“How much you love me,” Josie says.
“Yes, I will.”
She smiles with delight and surprise.
Try as I might, I cannot separate love from fear entirely. I love her, my first born. Knowing her has lit the dark corners of my soul forever. She laughs often. She is deeply sensitive to others and is quick to help…anyone. A friend recently texted me. She thanked me for raising such a generous daughter who offered to loan dresses to her friends for a dance. I had no idea.
And I fight the fear that clouds my love for her. Will she get college scholarships if she gets a “C” in math? Couldn’t she have practiced a wee bit more for her violin competition? Will boys taunt her sexually when she goes to high school? Will they touch her against her consent? Will she develop an eating disorder like the 20 million women in our country suffering from anorexia nervosa? On and on it goes. The remedy for this chain of anxiety? Be present. Admire how she paints her nails and reads her English book. She hops about the kitchen, looking for a snack. She jumps up and teases the dog, English book in hand.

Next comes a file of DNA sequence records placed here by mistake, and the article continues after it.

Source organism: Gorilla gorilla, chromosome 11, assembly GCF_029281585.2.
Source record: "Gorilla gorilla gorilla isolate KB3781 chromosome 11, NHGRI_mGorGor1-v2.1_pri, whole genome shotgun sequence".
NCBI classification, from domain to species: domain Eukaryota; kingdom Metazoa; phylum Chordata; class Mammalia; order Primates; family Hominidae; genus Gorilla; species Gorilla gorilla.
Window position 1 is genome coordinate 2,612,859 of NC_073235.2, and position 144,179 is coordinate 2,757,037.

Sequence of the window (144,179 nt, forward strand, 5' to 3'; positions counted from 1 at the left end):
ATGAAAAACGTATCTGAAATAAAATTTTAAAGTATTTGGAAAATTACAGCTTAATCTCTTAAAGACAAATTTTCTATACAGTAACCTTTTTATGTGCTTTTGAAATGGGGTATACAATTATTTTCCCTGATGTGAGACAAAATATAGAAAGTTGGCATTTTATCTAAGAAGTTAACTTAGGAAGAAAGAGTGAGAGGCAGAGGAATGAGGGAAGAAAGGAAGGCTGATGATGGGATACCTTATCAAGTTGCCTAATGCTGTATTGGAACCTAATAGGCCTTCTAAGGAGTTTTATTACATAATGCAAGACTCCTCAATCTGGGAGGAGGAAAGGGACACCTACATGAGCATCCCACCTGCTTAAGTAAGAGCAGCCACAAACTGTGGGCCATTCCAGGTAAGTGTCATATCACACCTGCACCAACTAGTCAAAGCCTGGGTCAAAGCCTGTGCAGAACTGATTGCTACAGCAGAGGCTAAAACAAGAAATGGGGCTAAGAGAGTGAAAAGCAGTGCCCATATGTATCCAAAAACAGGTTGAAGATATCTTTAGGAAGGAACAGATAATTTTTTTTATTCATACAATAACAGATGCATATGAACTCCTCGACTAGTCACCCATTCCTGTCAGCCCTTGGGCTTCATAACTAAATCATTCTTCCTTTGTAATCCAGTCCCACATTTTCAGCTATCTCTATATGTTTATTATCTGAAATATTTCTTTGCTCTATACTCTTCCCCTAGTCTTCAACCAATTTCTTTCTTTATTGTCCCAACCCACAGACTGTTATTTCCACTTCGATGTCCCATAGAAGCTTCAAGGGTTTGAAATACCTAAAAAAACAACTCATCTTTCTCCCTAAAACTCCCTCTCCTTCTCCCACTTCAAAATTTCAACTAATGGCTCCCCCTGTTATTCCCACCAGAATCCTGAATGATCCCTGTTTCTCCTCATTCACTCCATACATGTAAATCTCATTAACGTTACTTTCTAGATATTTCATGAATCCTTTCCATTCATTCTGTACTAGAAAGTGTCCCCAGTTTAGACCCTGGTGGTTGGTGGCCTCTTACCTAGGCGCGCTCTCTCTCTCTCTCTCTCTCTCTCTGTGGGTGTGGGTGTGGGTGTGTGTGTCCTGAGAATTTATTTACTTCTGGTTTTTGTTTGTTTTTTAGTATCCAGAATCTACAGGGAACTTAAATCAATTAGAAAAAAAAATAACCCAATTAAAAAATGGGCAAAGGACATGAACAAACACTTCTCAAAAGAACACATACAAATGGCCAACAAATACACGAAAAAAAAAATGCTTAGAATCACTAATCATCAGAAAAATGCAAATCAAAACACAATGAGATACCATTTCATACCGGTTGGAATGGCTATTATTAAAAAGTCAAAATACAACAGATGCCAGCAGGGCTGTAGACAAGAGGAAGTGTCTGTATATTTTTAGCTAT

I fear the swimming pool filter ever since I opened it and found two small mice, spooning each other, dead.
I fear centipedes and the carpet in our guestroom sheds. When a filament comes loose and I’m not wearing my glasses, it looks just like a … CENTIPEDE!
But I’m not afraid of snakes and I’m not afraid of javelinas (collard peccary), despite the recent attack in Phoenix. I can overcome my fears. I CAN stop worrying over what has not happened and enjoy what is in front of me, right now.
Circuitously, I have offered my advice. Pay attention. Be present and kick fear to the curb.
When Josie was two years old, she slept in a white iron crib.